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Question on TSBD (research)

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Question on TSBD (research)

Post by greg parker on Sat 20 Sep 2014, 11:13 am

According to Wiki (using a McAdams' underling as a source) Harold Byrd purchased the building at 411 Elm at public auction on July 4, 1939. This is Independence Day, no?

Out of idle curiosity, I checked the wiki entry on Independence Day and it says 


  • In 1870, the U.S. Congress made Independence Day an unpaid holiday for federal employees. 
  • In 1938, Congress changed Independence Day to a paid federal holiday.


So my question is - how likely is it that a public auction would be held on a federal public holiday - especially one as revered as this?

_________________
Mixing Pop and Politics he asks me what the use is
I offer him embarrassment and my usual excuses
While looking down the corridor
Out to where the van is waiting
I'm looking for the Great Leap Forward

            Billy Bragg
-----------------------------
 Australians don't mind criminals: It's successful bullshit artists we despise. 
             Lachie Hulme            
-----------------------------
The Cold War ran on bullshit.
              Me

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Re: Question on TSBD (research)

Post by Stan Dane on Sat 20 Sep 2014, 12:14 pm

I would say no, it was not likely that they held a public auction on a federal public holiday, especially this one. The 4th of July was always a big deal when I was growing up.
 
I found this blurb at the Library of Congress website of an interview in 1938: http://memory.loc.gov/ammem/today/jul04.html

By the 1870s, the Fourth of July was the most important secular holiday on the calendar. Congress passed a law making Independence Day a federal holiday on June 28, 1870. Even far-flung communities on the western frontier managed to congregate on Independence Day. In an American Life Histories: Manuscripts from the Federal Writers' Project, 1936-1940 interview, Miss Nettie Spencer remembered the Fourth as the "big event of the year. Everyone in the countryside got together on that day for the only time in the year." She continued,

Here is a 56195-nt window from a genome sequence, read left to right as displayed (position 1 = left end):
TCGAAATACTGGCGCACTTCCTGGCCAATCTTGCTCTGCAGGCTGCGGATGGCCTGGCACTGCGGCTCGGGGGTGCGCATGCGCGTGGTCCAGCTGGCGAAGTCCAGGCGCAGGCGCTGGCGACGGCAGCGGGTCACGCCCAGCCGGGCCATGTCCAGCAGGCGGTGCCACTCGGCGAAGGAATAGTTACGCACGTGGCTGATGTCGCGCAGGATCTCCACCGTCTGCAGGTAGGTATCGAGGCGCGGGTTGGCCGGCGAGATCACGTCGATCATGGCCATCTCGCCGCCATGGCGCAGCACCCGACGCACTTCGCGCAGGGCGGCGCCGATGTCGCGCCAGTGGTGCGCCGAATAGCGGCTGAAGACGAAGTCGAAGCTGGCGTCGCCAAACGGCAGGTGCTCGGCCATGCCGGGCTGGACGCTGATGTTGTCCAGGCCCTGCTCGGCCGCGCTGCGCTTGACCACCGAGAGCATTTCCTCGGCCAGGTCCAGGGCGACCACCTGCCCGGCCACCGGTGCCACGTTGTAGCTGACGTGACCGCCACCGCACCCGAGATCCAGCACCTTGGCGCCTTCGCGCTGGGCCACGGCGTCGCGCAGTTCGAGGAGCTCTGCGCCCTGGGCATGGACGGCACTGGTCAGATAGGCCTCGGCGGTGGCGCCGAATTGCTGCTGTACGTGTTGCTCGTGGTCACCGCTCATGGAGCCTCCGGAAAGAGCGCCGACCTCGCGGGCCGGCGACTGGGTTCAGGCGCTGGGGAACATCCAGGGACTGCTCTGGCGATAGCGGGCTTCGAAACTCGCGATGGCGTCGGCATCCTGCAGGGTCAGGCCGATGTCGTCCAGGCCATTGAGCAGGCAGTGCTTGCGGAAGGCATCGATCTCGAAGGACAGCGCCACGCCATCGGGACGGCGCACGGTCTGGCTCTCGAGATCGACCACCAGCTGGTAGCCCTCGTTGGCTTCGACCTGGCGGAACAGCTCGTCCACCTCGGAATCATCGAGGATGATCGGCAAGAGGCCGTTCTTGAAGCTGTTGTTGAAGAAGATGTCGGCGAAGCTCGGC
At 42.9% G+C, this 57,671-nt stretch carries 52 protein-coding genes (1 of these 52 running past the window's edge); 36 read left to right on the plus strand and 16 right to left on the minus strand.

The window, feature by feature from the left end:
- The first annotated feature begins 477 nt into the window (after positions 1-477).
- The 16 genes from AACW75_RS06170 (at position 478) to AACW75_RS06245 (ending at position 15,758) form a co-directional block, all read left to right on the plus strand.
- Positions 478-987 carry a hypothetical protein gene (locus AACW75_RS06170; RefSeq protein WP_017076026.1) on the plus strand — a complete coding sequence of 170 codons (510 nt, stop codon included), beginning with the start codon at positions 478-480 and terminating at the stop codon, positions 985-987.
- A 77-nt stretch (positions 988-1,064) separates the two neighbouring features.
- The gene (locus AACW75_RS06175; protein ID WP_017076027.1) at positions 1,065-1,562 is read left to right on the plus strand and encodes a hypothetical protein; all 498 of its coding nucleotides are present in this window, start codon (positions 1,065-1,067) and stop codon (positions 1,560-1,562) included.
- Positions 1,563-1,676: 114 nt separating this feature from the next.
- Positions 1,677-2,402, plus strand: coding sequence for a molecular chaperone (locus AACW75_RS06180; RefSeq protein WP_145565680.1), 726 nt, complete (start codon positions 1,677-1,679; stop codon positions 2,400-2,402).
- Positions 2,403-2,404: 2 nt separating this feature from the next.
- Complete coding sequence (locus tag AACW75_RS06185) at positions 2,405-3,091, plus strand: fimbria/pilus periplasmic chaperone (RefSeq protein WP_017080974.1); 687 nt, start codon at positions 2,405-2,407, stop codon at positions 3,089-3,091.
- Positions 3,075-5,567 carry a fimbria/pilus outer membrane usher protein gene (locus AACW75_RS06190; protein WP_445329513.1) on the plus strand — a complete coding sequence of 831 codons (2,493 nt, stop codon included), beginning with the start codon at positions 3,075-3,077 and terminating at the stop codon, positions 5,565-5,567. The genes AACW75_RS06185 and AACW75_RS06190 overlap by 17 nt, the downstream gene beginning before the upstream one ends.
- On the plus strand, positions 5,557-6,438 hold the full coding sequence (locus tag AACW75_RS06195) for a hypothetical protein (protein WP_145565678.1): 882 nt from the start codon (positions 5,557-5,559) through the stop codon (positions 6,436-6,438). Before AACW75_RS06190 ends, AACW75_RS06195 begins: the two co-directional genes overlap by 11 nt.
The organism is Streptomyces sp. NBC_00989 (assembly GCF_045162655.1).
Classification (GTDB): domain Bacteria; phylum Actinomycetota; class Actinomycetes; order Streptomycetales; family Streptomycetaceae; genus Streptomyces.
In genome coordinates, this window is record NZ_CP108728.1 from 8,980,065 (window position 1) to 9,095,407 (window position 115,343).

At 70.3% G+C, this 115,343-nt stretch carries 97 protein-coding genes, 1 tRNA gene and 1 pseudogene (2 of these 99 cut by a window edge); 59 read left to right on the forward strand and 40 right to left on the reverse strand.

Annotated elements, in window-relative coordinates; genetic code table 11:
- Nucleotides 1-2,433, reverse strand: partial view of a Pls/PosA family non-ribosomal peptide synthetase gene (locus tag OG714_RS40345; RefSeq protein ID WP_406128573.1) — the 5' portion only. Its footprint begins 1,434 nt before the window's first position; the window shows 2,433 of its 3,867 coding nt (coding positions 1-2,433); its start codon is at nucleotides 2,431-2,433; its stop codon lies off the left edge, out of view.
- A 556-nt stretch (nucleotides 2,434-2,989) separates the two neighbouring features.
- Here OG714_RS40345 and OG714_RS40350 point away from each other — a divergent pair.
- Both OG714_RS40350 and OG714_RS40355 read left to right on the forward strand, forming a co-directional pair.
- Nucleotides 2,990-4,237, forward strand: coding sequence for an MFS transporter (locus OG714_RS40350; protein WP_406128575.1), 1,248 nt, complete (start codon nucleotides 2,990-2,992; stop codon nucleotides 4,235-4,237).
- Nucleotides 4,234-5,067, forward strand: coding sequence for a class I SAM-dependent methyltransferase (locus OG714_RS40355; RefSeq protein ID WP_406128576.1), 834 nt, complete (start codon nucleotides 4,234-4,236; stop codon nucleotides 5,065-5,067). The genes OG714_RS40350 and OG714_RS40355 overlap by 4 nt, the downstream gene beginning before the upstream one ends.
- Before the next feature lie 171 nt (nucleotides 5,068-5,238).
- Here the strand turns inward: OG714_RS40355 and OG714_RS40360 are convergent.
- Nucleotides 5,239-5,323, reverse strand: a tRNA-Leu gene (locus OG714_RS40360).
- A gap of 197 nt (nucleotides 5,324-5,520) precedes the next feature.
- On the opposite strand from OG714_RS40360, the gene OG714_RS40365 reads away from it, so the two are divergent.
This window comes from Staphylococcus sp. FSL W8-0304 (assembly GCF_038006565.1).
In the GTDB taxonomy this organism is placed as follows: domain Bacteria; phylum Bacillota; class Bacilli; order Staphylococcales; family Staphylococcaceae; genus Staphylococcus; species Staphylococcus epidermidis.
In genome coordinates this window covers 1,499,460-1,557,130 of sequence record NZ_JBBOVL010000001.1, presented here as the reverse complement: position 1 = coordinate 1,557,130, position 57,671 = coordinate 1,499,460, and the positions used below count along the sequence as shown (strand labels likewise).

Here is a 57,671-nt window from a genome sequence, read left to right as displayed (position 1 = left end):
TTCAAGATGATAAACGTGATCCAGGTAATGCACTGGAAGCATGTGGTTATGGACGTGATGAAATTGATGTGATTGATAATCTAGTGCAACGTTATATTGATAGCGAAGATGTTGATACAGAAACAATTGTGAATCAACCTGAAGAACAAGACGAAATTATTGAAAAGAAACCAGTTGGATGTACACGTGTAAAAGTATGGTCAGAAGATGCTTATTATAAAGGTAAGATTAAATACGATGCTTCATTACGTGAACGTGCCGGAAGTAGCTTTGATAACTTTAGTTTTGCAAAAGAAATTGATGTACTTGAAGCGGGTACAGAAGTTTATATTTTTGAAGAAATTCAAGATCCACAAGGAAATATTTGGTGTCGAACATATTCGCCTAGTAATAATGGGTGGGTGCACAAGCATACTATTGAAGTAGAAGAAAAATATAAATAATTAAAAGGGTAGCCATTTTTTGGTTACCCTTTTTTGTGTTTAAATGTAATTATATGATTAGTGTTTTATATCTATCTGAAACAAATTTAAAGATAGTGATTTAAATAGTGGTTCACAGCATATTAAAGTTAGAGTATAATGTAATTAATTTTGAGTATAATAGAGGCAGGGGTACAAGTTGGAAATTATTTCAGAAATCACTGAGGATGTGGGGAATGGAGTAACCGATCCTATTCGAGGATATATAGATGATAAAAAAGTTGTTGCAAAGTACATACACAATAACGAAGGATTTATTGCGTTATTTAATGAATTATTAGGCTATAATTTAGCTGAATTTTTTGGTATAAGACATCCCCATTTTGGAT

The big event of the year was the Fourth of July. Everyone in the countryside got together on that day for the only time in the year. The new babies were shown off, and the new brides who would be exhibiting babies next year. Everyone would load their wagons with all the food they could hawl and come to town early in the morning. On our first big Fourth at Corvallis mother made two hundred gooseberry pies. You can see what an event it was. There would be floats in the morning and the one that got the [girls?] eye was the Goddess of Liberty. She was supposed to be the most wholesome and prettiest girl in the countryside — if she wasn't she had friends who thought she was. But the rest of us weren't always in agreement on that…Following the float would be the Oregon Agricultural College cadets, and some kind of a band. Sometimes there would be political effigies.
 
Just before lunch - and we'd always hold lunch up for an hour - some Senator or lawyer would speak. These speeches always had one pattern. First the speaker would challenge England to a fight and berate the King and say that he was a skunk. This was known as twisting the lion's tail. Then the next theme was that any one could find freedom and liberty on our shores. The speaker would invite those who were heavy laden in other lands to come to us and find peace. The speeches were pretty fiery and by that time the men who drank got into fights and called each other Englishmen. In the afternoon we had what we called the 'plug uglies' — funny floats and clowns who took off on the political subjects of the day…The Fourth was the day of the year that really counted then. Christmas wasn't much; a Church tree or something, but no one twisted the lion's tail.
 
"Rural Life in the 1870s," http://www.loc.gov/collection/federal-writers-project/?q=229080415
Portland, Oregon,
Walker Winslow, interviewer, December 15, 1938.

Apparently, it was a big deal then, too. It's hard to imagine any public business being conducted on the 4th.